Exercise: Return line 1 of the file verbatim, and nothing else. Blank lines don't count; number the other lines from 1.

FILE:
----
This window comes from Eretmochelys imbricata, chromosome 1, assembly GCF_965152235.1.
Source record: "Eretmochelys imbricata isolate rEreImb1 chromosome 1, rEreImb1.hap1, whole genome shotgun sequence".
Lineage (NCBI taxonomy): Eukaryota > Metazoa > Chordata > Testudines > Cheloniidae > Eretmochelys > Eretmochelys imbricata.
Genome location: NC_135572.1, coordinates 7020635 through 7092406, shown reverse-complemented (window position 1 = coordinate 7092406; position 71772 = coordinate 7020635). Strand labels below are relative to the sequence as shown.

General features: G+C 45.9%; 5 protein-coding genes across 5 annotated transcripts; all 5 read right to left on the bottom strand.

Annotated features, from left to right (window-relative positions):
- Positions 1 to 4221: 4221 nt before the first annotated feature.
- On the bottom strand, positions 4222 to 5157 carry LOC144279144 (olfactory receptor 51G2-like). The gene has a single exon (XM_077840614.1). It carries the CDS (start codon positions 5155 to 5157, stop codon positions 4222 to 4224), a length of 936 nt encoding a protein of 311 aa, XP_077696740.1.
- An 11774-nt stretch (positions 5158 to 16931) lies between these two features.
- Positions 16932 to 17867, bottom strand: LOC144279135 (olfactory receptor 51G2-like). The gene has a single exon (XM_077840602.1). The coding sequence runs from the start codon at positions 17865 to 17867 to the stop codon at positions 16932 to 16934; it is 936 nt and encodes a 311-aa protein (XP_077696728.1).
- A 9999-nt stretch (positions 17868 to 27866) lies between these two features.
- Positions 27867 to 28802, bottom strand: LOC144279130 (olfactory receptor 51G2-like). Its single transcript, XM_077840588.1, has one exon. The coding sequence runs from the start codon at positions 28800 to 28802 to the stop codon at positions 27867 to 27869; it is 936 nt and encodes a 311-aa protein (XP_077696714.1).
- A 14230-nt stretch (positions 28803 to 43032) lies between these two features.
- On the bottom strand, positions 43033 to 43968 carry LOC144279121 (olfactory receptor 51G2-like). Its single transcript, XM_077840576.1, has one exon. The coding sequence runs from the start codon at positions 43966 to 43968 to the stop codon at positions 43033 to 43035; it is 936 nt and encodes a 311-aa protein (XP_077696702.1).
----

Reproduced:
This window comes from Eretmochelys imbricata, chromosome 1, assembly GCF_965152235.1.